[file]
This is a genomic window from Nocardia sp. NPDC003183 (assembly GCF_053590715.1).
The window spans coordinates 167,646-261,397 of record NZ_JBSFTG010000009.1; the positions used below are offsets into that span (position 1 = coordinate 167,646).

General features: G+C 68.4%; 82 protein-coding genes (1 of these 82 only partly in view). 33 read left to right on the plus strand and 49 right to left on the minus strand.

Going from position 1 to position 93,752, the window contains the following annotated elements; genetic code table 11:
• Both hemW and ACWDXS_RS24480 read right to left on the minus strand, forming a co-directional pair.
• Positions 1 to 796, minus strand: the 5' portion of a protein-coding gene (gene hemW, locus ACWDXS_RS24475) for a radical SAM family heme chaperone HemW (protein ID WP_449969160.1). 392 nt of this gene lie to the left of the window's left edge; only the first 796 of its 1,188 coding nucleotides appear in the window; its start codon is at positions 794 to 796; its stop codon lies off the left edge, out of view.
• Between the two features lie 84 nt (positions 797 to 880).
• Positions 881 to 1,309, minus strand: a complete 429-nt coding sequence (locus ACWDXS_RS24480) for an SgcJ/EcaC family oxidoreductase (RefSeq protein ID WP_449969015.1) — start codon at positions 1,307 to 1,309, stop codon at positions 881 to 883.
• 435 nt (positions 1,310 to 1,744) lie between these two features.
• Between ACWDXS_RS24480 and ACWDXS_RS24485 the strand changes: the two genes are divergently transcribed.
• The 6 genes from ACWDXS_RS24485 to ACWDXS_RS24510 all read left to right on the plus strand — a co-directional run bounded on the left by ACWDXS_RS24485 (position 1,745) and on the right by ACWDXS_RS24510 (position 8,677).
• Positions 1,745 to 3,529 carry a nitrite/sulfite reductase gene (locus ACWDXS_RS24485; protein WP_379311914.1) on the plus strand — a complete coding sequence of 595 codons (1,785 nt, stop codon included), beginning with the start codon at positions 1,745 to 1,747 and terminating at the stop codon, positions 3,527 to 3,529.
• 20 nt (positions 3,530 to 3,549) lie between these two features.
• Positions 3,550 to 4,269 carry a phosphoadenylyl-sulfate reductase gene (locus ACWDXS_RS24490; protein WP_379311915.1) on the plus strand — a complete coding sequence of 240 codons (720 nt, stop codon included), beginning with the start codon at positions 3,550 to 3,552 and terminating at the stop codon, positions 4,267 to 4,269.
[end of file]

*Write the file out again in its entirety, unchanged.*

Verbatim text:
This is a genomic window from Nocardia sp. NPDC003183 (assembly GCF_053590715.1).
The window spans coordinates 167,646-261,397 of record NZ_JBSFTG010000009.1; the positions used below are offsets into that span (position 1 = coordinate 167,646).

General features: G+C 68.4%; 82 protein-coding genes (1 of these 82 only partly in view). 33 read left to right on the plus strand and 49 right to left on the minus strand.

Going from position 1 to position 93,752, the window contains the following annotated elements; genetic code table 11:
• Both hemW and ACWDXS_RS24480 read right to left on the minus strand, forming a co-directional pair.
• Positions 1 to 796, minus strand: the 5' portion of a protein-coding gene (gene hemW, locus ACWDXS_RS24475) for a radical SAM family heme chaperone HemW (protein ID WP_449969160.1). 392 nt of this gene lie to the left of the window's left edge; only the first 796 of its 1,188 coding nucleotides appear in the window; its start codon is at positions 794 to 796; its stop codon lies off the left edge, out of view.
• Between the two features lie 84 nt (positions 797 to 880).
• Positions 881 to 1,309, minus strand: a complete 429-nt coding sequence (locus ACWDXS_RS24480) for an SgcJ/EcaC family oxidoreductase (RefSeq protein ID WP_449969015.1) — start codon at positions 1,307 to 1,309, stop codon at positions 881 to 883.
• 435 nt (positions 1,310 to 1,744) lie between these two features.
• Between ACWDXS_RS24480 and ACWDXS_RS24485 the strand changes: the two genes are divergently transcribed.
• The 6 genes from ACWDXS_RS24485 to ACWDXS_RS24510 all read left to right on the plus strand — a co-directional run bounded on the left by ACWDXS_RS24485 (position 1,745) and on the right by ACWDXS_RS24510 (position 8,677).
• Positions 1,745 to 3,529 carry a nitrite/sulfite reductase gene (locus ACWDXS_RS24485; protein WP_379311914.1) on the plus strand — a complete coding sequence of 595 codons (1,785 nt, stop codon included), beginning with the start codon at positions 1,745 to 1,747 and terminating at the stop codon, positions 3,527 to 3,529.
• 20 nt (positions 3,530 to 3,549) lie between these two features.
• Positions 3,550 to 4,269 carry a phosphoadenylyl-sulfate reductase gene (locus ACWDXS_RS24490; protein WP_379311915.1) on the plus strand — a complete coding sequence of 240 codons (720 nt, stop codon included), beginning with the start codon at positions 3,550 to 3,552 and terminating at the stop codon, positions 4,267 to 4,269.